English [ edit ]
Etymology [ edit ]
Latin , perfect passive participle of arrogātus , adrogō ( arrogō “ ask of, adopt, appropriate, assume ”), from ( ad “ to ”) + ( rogō “ ask ”).
arrogate ( third-person singular simple present , arrogates present participle , arrogating simple past and past participle ) arrogated
( transitive ) To appropriate or lay claim to something for oneself without right.
1874, Patrick James Stirling, , Putnam, translation of original by Maudit Argent! Frédéric Bastiat, page 169:
Unfortunately, certain capitalists have arrogated to themselves monopolies and privileges which are quite sufficient to account for this [commotion of the populace against capitalists].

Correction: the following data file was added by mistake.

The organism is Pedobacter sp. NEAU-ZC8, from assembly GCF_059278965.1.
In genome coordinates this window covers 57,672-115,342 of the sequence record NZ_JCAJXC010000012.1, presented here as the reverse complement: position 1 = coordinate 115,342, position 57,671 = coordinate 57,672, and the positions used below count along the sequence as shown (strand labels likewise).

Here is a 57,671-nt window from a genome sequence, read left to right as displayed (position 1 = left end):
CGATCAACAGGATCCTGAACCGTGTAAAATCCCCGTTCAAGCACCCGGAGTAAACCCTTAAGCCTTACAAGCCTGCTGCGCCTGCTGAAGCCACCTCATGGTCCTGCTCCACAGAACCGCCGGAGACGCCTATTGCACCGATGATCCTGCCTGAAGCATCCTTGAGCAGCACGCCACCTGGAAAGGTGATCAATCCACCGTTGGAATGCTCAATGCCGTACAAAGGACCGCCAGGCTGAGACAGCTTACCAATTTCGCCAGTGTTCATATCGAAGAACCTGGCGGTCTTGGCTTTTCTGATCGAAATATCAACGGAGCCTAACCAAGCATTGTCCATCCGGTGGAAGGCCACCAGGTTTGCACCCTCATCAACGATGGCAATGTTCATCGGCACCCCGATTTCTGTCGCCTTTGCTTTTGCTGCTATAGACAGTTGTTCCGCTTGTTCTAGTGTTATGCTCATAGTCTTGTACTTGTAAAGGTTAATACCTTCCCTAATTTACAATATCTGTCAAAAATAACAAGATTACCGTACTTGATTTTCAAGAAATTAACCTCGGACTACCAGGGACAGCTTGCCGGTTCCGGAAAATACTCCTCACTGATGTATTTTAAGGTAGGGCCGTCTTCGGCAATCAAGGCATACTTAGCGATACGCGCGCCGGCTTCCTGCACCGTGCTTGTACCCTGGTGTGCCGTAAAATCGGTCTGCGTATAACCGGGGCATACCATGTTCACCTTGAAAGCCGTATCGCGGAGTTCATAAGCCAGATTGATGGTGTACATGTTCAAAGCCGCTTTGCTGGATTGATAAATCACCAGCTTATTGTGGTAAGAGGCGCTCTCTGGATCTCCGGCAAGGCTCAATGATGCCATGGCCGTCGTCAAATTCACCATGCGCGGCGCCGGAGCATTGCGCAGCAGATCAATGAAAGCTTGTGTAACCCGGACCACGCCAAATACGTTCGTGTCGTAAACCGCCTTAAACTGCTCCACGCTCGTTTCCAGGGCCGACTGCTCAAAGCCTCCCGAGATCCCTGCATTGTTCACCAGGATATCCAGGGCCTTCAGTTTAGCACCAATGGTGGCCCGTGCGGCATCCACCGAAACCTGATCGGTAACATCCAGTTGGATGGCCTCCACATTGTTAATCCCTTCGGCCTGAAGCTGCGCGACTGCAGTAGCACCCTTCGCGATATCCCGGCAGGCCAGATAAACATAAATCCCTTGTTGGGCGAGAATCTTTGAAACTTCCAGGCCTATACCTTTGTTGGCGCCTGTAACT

1915, Emerson Hough, , The Purchase Price chapterI:
“[…] it is not fair of you to bring against mankind double weapons ! Dangerous enough you are as woman alone, without bringing to your aid those gifts of mind suited to problems which men have been accustomed to
arrogate to themselves.”
Synonyms [ edit ]
Antonyms [ edit ]
Related terms [ edit ]
Translations [ edit ]
to appropriate or lay claim to something without right
External links [ edit ]
Italian [ edit ]
second-person plural present indicative of arrogare
second-person plural imperative of arrogare
feminine plural of arrogato
first-person plural present active imperative of arrogō